Betting on the New Frontier

John Dickson, the 46-year-old chief executive and chairman of Frontier Bank, lays his cards on the table, face up: the top job was never handed to him on a silver platter.

It is true, of course, that his father, Robert Dickson, founded the bank almost 30 years ago, in 1978. And, yes, it is true that he took over the helm at the bank when, a little more than four years ago, dad retired. But the governing system at the $3.6 billion regional banking company headquartered in Everett, Wash.-seat of evergreen-rich and rainy Snohomish County, a historically working-class city of some 100,000 souls a 45-minute drive north of Seattle-is meritocratic.

And, not only did he not inherit his current position, Dickson says, but he had to prove himself worthy. “Strangers coming here for the first time might look at me and think, ‘John Dickson was appointed head of the bank because he’s his father’s son,’” he says. “But that couldn’t be further from the truth. I had to work as hard as anyone else to get promotions and recognition. But I wouldn’t have wanted it any other way.”

He admits he has large shoes to fill. “I still live somewhat in his shadow,” Dickson says of his father. “But I’m proud of dad. He worked harder than anybody to make the bank successful. People would drive by his office at nine at night and the light would be on. That was the way he built the bank.”

Dickson’s father spent nearly a quarter of a century forging a business culture marked by an ethos of hard work, dedication to high standards of banking and finance, exceptional customer service, and deep community involvement. Along the way, Frontier went from a single storefront office in Everett to the largest independent bank in western Washington State.

Under the younger Dickson, Frontier continues to burnish its shiny reputation. Now boasting 45 branch offices in western Washington, it recently announced its second bank acquisition in three years-one that will take it across the state line into Oregon-and, with de novo bank openings, by year’s end Dickson says Frontier will open its 51st branch.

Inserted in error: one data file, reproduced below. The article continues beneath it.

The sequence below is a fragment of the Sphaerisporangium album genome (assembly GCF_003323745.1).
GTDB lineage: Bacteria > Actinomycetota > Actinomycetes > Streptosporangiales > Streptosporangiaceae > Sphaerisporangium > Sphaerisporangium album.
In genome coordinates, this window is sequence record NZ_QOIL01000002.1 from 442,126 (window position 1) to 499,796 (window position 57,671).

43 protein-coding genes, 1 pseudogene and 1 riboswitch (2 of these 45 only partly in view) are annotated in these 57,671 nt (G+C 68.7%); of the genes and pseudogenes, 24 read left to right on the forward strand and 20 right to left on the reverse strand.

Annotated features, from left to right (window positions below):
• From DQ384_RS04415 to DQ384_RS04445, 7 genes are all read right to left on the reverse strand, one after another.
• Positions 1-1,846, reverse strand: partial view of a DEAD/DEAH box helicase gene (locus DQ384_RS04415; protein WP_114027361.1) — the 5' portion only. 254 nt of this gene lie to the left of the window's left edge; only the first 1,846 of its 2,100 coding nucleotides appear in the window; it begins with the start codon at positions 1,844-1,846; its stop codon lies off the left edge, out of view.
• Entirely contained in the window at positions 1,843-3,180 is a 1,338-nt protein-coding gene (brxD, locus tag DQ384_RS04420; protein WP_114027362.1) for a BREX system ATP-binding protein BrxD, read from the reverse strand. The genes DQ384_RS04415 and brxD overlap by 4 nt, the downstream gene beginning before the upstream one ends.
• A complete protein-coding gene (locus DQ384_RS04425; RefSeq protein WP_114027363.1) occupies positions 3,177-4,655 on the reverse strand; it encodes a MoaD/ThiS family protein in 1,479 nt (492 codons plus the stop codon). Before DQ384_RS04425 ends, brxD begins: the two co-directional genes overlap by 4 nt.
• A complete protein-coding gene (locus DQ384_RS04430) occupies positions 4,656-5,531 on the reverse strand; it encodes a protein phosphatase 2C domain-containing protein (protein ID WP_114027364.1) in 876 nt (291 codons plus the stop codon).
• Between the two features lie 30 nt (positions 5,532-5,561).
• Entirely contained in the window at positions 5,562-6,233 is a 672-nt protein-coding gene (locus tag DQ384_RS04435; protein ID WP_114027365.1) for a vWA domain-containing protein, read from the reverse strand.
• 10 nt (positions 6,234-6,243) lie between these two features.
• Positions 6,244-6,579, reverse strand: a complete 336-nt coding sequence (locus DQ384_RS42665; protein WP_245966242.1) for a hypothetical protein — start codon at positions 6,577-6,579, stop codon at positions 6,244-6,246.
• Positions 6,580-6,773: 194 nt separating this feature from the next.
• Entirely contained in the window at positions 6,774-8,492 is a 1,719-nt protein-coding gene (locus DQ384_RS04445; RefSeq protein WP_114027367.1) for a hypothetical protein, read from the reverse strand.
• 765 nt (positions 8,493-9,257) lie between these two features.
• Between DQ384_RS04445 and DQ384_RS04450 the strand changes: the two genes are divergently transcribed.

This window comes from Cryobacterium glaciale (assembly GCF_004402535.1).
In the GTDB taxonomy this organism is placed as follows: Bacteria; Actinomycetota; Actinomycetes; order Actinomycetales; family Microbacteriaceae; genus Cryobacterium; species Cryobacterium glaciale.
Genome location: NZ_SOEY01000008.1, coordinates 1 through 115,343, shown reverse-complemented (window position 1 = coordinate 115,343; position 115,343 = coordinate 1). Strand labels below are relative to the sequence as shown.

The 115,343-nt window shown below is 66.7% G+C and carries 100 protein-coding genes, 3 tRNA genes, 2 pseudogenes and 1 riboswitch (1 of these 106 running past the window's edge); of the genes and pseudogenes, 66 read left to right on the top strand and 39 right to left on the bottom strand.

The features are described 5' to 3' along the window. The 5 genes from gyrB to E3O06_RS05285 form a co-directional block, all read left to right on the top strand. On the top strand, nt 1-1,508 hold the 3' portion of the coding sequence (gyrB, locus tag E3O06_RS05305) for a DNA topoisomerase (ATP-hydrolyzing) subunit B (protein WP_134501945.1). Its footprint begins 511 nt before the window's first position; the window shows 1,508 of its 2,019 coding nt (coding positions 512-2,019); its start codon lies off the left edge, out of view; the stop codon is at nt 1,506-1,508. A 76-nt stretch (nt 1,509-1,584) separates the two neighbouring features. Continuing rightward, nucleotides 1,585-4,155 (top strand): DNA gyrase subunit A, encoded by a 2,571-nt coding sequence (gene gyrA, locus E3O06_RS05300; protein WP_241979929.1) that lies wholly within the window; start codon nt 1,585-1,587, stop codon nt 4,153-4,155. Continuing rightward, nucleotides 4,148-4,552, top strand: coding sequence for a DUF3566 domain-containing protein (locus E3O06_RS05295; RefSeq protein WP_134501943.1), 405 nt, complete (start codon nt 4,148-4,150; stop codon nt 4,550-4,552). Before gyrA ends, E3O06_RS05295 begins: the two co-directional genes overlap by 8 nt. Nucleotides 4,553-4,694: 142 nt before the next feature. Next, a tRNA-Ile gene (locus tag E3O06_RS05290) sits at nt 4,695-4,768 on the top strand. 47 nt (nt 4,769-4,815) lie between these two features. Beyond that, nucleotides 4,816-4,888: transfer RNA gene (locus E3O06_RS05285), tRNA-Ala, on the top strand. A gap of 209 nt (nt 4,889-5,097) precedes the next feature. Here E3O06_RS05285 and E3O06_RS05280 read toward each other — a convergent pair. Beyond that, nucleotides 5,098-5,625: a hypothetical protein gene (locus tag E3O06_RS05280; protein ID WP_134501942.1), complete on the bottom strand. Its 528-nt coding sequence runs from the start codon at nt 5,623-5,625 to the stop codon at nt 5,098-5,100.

“It’s a juggernaut,” Jeff Rulis, a Portland-based banking analyst at regional brokerage D.A. Davidson & Co, says of Frontier. “It’s at the top of community banks in profitability. It’s highly efficient and has good credit quality and superior net interest margins.”

Much of that credit now accrues to Dickson the son. “John has really stepped up and shown that there’s not going to be a lot of change and that he’s committed to keeping Frontier a high-quality bank,” Rulis adds. “He’s a straightforward guy and he has a lot of experience behind him. And, more and more, he’s been presenting at investor conferences and he’s become the face of the bank.”

Today, Frontier Financial Corp., the parent company of Frontier Bank, can claim bragging rights as the most profitable of the largest 150 banks and thrifts in the U.S., according to rankings provided to Bank Director by Sandler O’Neill & Partners L.P., a New York investment bank that specializes in bank stocks.

For 2006, the bank holding company reported net earnings of $68.9 million on $265.8 million in revenues, a 33.6% increase in profits compared with 2005. That translates into an astonishing 2.23% return on assets and an improvement over the still stellar 2.09% ROA recorded the previous year.

For the record, the bank has posted 27 years of record profits in 28 years of business, which begs the question: How do they do it?

It hasn’t hurt, of course, that Frontier’s lifespan just happened to coincide with a period of steady growth and general prosperity in western Washington. Over the last three decades, the Puget Sound economy has undergone a striking transformation. From a region largely reliant on natural resources and manufacturing-fishing, logging, paper and pulp mills-the rain-soaked, verdant communities west of the Cascade Mountains are increasingly home to “knowledge-based” high-technology and life-sciences industries as well as health care and retail.